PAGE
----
As we witness the struggle to nominate a new EU Commission President unfold, most commentators bring in arguments about democracy to support their case. In their contradictory views, they often refer to the Lisbon Treaty, which says that the European Council should nominate a EU Commission President candidate in the light of the election result and, at the same time, that the European Parliament elects the Commission President. So which side has the stronger case? To answer this question you need to look beyond the treaty.
This year’s nomination of lead candidates for the different political party families is not a requirement of the treaty but a new convention to which all major political groupings signed up. These candidates were nominated to personalise the European election campaign and improve democracy and accountability as citizens would know who they vote for and what their broad ideas for the next five years are. The European Union has often been accused of a democratic deficit and this move was intended to address some of theses concerns. It is this circumstance that now clearly suggests that Jean-Claude Juncker should become Commission President. And national leaders really cannot complain about this.
Most of them were involved in the candidate selection for their party grouping. The fact that David Cameron had no say in selecting a conservative candidate is due to him pulling the UK Conservatives out of the European People’s Party (EPP), which, together with the social democrats, was the only group likely to become the strongest faction in the European Parliament. Nobody forced him out and it was argued at the time that pulling out of the EPP would marginalise Tory influence in Europe. And so it proved.
[vision_pullquote style=”3″ align=””] The heads of governments should have noticed that, with their party hats on, they took away their own room for manoeuver as heads of government. [/vision_pullquote]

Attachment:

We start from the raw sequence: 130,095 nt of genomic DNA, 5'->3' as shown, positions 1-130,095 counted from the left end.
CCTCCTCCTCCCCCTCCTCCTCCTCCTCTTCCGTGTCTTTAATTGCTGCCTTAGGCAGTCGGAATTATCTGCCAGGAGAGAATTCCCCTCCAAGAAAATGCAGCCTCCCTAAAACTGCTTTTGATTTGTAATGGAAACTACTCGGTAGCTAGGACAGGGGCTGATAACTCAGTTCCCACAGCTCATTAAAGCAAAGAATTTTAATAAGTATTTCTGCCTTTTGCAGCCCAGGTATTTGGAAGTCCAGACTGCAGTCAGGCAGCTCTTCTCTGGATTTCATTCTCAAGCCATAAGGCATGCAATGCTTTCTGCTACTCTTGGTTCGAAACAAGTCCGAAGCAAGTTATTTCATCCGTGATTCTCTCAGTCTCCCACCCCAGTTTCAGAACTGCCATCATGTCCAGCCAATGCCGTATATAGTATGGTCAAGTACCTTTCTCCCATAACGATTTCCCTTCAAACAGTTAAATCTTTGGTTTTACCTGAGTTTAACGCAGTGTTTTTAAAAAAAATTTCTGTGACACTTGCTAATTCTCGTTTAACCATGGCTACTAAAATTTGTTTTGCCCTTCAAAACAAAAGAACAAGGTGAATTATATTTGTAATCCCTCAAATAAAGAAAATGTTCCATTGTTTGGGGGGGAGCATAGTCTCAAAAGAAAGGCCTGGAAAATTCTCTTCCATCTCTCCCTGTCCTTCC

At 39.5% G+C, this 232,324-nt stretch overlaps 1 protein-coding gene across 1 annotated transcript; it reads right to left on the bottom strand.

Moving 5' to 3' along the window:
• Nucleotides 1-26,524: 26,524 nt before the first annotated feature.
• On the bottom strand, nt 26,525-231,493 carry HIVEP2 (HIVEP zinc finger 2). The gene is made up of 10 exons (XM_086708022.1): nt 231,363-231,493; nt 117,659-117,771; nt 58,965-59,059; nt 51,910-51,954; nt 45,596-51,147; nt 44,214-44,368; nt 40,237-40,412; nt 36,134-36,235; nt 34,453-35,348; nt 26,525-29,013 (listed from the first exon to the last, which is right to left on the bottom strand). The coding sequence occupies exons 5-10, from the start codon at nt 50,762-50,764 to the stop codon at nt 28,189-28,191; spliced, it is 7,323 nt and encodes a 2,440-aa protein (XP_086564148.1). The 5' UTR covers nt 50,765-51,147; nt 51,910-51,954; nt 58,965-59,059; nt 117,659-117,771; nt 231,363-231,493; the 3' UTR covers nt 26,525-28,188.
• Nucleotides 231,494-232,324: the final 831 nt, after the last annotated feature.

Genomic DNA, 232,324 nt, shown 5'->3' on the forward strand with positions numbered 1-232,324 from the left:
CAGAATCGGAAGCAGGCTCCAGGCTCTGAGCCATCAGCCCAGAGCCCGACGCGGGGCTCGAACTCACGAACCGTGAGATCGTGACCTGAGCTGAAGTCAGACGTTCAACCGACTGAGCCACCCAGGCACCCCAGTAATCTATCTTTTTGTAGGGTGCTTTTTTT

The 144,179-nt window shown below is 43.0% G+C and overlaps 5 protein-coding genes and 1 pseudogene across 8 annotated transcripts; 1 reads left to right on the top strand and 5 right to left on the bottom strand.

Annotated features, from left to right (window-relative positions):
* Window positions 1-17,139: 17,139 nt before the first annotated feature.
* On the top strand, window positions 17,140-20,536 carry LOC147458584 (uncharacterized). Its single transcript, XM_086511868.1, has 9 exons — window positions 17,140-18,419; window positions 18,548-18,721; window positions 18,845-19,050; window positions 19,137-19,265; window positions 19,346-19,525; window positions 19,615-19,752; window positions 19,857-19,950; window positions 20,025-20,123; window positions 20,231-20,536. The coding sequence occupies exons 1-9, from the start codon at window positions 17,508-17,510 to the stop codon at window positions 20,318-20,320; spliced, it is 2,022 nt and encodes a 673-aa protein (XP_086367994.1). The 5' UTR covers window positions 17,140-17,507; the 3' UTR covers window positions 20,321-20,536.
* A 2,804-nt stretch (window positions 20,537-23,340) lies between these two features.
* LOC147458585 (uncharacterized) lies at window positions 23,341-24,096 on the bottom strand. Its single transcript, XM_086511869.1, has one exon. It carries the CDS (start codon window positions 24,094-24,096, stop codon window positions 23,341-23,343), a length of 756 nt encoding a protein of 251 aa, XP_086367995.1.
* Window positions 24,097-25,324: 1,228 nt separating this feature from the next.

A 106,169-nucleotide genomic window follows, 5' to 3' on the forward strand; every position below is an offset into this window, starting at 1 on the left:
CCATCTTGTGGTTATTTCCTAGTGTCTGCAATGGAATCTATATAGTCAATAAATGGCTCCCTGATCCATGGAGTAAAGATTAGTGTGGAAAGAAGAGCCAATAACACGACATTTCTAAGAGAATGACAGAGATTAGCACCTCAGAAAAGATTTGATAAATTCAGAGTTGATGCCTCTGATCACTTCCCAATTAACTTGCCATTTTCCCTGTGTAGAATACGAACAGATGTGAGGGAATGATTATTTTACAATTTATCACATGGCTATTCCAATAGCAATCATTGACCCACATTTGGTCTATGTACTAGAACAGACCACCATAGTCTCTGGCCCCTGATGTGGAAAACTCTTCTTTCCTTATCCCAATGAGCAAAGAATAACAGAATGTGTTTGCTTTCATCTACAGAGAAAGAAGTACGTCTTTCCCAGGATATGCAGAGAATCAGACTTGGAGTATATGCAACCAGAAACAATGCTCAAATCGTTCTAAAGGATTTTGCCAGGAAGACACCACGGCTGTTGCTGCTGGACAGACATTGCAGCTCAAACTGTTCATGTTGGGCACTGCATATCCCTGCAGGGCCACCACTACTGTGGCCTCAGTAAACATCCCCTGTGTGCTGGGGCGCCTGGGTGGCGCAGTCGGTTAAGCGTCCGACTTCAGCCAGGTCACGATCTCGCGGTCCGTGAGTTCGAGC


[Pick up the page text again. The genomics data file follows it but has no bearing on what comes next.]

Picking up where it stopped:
The fundamental point is that the voluntary selection of lead candidates narrowed the role of the European Council as the field of potential people became the group of candidates – and amongst them effectively just Martin Schulz and Jean-Claude Juncker. Ripping this electoral promise up after the event would be within the limits of the treaty but is politically indefensible. The heads of government should have noticed that, with their party hats on, they took away their own room for manoeuver as heads of government.
Europe’s leaders could have easily decided not to run lead candidates, in which case the European Council’s current view, that the unrestricted nomination of suitable personnel is their prerogative, would be perfectly legitimate. But changing people after an election, like some heads of governments are now suggesting, is worthy of a banana republic and would significantly erode the democratic legitimacy of the European Union as a whole. If this is the way things work out, you might as well call off the next European election as voters would rightfully feel betrayed.
Members of the European Parliament of course know this. And they realise that the outcome of this power struggle between themselves and the European Council will set an important precedent. Therefore they will fight tooth and nail and they are in a strong position: they have the last word as the treaty clearly states. For this reason some members of the European Council have started to ‘work the candidate’ in an attempt to make Juncker withdraw so they regain their scope of action as the election winner would no longer be available. If this tactic were to succeed then Martin Schulz, who was running on behalf of Europe’s social democrats, which became the second strongest group in the election, should try to form a parliamentary coalition that supports him. And he would have good chances in succeeding as this is now as much a fight between institutions as it is for individual people.
There is much at stake for the European Union in this fight. After years of crisis management, which always strengthens the role of governments, the European Parliament is pushing back in an attempt to improve its own standing in the Union. If it succeeds, it will play a more important role than ever. If it loses the direction of travel for the European Union will clearly be determined by national governments. So this battle is not just about Juncker or somebody else, it is about the future shape of the European Union.
Also visit our Hot Topic page on the European Election 2014
Have something to add to this story? Share it in the comments below.